Kiri: uh-huh but don't do a Nikolai Tesla, tell somebody, don't keep it to yourself.

Skip: why not? I told somebody about a trailer hitch that's on the market.

Kiri: uh-huh but what I'm saying is.....

Russ: well patent it and then tell them all about it.

Kiri: that's right. Do the smart thing, patent it first and then tell them. Don't do what Tesla did, he was working on the exact same thing.

Russ: Tesla patented all his stuff.

Kiri: all the ones that he told people about. The ones that were in here (points to her head), what use are they if they're in here and not patented and being worked upon?

Skip: I put mine on paper.

Kiri: uh-huh, that's good, keep it on paper so that they can see it.

Skip: but I didn't patent it.

Kiri: yeah.

Skip: now it's on almost every trailer on the road.

Kiri: I think that goes back to Omal's thing about potentials and being helpful.

Skip: I helped everybody (laughs).

Kiri: uh-huh

Skip: self-contained trailer brakes, I designed them almost 20 years ago.

Kiri: uh-huh and in return you've saved lives.

Skip: true enough.

Kiri: you've helped people to have an easier life. Just that one thing has paid hundreds of dividends. Think of how many people would have been killed if the brakes weren't there.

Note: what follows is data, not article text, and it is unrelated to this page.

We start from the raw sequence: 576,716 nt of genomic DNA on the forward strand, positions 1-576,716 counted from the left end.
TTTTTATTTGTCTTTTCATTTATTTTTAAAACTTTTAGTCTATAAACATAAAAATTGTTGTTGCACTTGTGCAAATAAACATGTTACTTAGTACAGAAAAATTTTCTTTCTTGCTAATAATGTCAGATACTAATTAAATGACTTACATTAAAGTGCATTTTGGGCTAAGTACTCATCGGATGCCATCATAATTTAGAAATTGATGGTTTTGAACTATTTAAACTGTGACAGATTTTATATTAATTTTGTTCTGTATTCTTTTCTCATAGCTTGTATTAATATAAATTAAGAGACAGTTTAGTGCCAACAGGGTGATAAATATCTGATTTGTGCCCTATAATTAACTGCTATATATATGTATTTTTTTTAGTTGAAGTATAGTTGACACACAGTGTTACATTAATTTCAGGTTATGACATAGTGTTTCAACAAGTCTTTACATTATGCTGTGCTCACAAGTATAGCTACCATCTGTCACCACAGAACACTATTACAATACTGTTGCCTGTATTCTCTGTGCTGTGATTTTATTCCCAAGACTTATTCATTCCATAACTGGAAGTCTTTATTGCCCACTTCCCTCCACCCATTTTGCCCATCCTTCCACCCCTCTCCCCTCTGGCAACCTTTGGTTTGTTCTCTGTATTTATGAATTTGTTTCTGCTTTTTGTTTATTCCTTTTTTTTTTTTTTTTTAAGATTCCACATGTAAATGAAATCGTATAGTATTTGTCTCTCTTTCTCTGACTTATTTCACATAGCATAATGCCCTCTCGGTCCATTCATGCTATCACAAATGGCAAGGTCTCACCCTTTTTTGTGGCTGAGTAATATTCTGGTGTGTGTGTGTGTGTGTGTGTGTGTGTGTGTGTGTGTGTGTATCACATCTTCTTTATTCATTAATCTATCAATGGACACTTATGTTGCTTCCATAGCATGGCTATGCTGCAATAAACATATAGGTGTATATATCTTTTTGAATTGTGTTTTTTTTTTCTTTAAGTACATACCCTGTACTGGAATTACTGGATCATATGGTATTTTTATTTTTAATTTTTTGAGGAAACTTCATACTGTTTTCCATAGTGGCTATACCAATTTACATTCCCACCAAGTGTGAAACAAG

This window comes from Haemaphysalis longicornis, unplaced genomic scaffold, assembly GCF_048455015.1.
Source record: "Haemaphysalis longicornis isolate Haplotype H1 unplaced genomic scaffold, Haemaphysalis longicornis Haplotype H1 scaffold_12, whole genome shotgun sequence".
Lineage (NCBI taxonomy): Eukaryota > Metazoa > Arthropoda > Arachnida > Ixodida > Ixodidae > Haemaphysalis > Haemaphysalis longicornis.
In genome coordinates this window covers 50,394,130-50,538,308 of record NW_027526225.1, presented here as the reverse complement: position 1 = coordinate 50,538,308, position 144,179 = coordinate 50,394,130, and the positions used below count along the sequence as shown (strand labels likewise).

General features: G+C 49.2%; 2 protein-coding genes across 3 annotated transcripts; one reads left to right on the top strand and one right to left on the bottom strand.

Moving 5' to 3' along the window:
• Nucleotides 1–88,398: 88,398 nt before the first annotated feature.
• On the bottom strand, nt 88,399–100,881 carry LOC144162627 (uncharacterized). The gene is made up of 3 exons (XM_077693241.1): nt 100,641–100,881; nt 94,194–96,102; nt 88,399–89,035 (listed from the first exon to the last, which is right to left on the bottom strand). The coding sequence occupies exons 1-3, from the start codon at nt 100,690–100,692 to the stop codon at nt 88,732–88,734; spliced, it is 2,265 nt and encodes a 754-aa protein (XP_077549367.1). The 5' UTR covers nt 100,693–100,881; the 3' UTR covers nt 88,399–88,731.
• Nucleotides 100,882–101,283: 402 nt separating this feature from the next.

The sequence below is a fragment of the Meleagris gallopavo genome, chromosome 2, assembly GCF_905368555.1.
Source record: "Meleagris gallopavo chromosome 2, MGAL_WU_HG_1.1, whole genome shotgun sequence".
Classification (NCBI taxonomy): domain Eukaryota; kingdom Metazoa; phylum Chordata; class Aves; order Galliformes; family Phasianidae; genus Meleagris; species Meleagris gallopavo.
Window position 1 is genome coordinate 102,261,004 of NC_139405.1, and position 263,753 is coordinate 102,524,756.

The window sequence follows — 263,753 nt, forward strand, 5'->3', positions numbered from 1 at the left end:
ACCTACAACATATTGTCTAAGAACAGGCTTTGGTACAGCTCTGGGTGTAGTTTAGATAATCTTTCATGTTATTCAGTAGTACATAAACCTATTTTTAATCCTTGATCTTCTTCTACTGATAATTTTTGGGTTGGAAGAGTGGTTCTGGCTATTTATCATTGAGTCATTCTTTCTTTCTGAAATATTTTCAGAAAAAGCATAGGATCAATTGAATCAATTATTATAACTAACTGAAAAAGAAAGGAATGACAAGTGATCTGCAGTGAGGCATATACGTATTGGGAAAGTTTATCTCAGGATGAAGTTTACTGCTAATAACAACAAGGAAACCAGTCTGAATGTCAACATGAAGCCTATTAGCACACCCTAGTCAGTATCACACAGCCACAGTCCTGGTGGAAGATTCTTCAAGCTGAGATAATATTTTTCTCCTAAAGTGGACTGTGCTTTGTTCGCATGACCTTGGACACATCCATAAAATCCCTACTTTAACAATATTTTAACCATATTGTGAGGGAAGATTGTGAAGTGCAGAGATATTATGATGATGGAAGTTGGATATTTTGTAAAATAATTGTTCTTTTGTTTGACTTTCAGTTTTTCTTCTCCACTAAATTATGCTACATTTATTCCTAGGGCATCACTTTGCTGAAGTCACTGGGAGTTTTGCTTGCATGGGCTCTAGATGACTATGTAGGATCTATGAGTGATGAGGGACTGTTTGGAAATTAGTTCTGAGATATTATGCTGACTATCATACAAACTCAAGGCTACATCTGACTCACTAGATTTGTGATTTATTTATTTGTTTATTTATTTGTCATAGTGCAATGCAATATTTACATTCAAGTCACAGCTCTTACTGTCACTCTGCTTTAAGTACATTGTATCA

Skip: yeah, true enough.

Russ: if you made lots of money and become a millionaire, we might never have met you there Skip.

Kiri: uh-huh.

Skip: yeah that's true too.

Russ: you wouldn't be the person you are now.

Skip: oh I don't know, probably give it all away.

Kiri: see you could open a can of worms there, big can of worms. Okay....

Skip: anyhow, you can't foresee the future and can't reiterate on the past so.....

Kiri: no you can't unfortunately.

Skip: second engineering is better than first because you see the first engineering and you can always improve on it.
Kiri: that's right.

Skip: so second engineering is always better than the first.

Kiri: uh-huh. Well the trick is that when you take something that is in existence......

Skip: and improve upon it.